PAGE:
Background: An accurate prediction of unplanned readmission (UR) after discharge from hospital can facilitate physician's decision making processes for providing better quality of care in geriatric patients. The objective of this study was to explore the association of cardiac autonomic functions as measured by frequency domain heart rate variability (HRV) and 14-day UR in geriatric patients. Methods. Patients admitted to the geriatric ward of a regional hospital in Chiayi county in Taiwan were followed prospectively from July 2006 to June 2007. Those with invasive tubes and those who were heavy smokers, heavy alcohol drinkers, on medications that might influence HRV, or previously admitted to the hospital within 30 days were excluded. Cardiac autonomic functions were evaluated by frequency domain indices of HRV. Multiple logistic regression was used to assess the association between UR and HRV indices adjusted for age and length of hospitalization. Results: A total of 78 patients met the inclusion criteria and 15 of them were readmitted within 14 days after discharge. The risk of UR was significantly higher in patients with lower levels of total power (OR = 1.39; 95% CI = 1.04-2.00), low frequency power (LF) (OR = 1.22; 95% CI = 1.03-1.49), high frequency power (HF) (OR = 1.27; 95% CI = 1.02-1.64), and lower ratios of low frequency power to high frequency power (LF/HF ratio) (OR = 1.96; 95% CI = 1.07-3.84). Conclusion: This is the first study to evaluate the association between frequency domain heart rate variability and the risk of UR in geriatric patients. Frequency domain heart rate variability indices measured on admission were significantly associated with increased risk of UR in geriatric patients. Additional studies are required to confirm the value and feasibility of using HRV indices on admission as a non-invasive tool to assist the prediction of UR in geriatric patients.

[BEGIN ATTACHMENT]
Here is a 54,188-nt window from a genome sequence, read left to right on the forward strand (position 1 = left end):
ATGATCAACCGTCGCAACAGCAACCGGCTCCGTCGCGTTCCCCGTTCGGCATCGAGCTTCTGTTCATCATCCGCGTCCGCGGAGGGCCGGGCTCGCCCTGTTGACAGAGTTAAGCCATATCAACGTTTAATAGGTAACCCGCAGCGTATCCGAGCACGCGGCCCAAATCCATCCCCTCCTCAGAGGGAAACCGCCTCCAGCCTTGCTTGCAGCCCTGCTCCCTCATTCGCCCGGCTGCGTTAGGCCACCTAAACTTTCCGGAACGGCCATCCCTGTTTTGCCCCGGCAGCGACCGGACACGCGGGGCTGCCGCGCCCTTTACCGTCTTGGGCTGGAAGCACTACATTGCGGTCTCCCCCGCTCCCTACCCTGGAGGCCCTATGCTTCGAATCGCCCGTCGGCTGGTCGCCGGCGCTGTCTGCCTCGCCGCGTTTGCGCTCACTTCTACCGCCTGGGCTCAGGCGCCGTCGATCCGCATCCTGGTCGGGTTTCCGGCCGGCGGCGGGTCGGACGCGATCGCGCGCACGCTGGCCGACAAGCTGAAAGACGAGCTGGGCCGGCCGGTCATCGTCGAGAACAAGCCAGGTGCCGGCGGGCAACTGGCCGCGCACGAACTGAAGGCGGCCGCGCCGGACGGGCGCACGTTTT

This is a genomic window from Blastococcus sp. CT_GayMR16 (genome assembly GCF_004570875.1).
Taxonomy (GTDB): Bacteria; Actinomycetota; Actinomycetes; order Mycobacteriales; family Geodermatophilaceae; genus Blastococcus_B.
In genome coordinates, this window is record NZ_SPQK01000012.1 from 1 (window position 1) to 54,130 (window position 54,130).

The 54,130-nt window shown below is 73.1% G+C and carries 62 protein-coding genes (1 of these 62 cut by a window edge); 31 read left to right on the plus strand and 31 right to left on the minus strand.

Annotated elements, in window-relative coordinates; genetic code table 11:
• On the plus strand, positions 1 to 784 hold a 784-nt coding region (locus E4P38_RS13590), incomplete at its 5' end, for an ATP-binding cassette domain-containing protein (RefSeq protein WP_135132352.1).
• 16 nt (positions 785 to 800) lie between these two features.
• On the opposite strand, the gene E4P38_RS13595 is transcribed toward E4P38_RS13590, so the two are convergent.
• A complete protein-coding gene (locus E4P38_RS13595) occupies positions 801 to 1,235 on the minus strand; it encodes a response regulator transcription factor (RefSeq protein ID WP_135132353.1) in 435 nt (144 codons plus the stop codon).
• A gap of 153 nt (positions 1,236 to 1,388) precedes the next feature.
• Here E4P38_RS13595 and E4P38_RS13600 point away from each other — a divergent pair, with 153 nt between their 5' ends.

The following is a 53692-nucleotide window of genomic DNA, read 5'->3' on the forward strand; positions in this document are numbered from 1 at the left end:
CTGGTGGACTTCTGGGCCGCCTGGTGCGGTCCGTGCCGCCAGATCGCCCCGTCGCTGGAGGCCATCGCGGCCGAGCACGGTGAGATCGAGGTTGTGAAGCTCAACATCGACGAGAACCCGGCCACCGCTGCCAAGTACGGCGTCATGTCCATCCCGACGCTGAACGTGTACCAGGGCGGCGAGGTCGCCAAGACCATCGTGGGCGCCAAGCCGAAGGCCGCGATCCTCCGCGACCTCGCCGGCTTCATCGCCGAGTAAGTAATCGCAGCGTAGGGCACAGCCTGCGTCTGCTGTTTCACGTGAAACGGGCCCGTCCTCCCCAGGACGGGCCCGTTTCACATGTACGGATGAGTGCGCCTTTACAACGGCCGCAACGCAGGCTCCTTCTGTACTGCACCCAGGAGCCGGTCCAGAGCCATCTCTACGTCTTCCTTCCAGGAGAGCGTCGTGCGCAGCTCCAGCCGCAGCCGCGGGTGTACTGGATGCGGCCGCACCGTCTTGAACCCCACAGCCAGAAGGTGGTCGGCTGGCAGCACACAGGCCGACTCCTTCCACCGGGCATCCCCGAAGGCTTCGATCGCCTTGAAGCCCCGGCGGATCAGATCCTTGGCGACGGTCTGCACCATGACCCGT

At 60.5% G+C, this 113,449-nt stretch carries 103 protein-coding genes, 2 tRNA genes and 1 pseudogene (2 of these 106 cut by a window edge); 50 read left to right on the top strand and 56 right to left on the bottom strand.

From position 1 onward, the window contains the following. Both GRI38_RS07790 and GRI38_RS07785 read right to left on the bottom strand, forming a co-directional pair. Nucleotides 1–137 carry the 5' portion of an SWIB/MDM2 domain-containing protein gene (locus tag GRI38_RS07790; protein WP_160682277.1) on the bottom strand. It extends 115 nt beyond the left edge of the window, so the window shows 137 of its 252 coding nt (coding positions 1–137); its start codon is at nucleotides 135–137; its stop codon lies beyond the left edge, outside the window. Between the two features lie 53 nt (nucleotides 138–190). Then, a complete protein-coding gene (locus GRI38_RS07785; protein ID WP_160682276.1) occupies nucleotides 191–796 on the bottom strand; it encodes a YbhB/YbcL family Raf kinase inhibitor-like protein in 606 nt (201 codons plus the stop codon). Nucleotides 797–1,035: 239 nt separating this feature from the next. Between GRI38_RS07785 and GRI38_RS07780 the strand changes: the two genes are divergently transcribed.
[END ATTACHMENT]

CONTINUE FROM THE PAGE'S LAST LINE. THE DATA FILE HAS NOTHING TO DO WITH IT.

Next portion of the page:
|Journal||BMC Public Health|
|Publication status||Published - 2011|
ASJC Scopus subject areas
- Public Health, Environmental and Occupational Health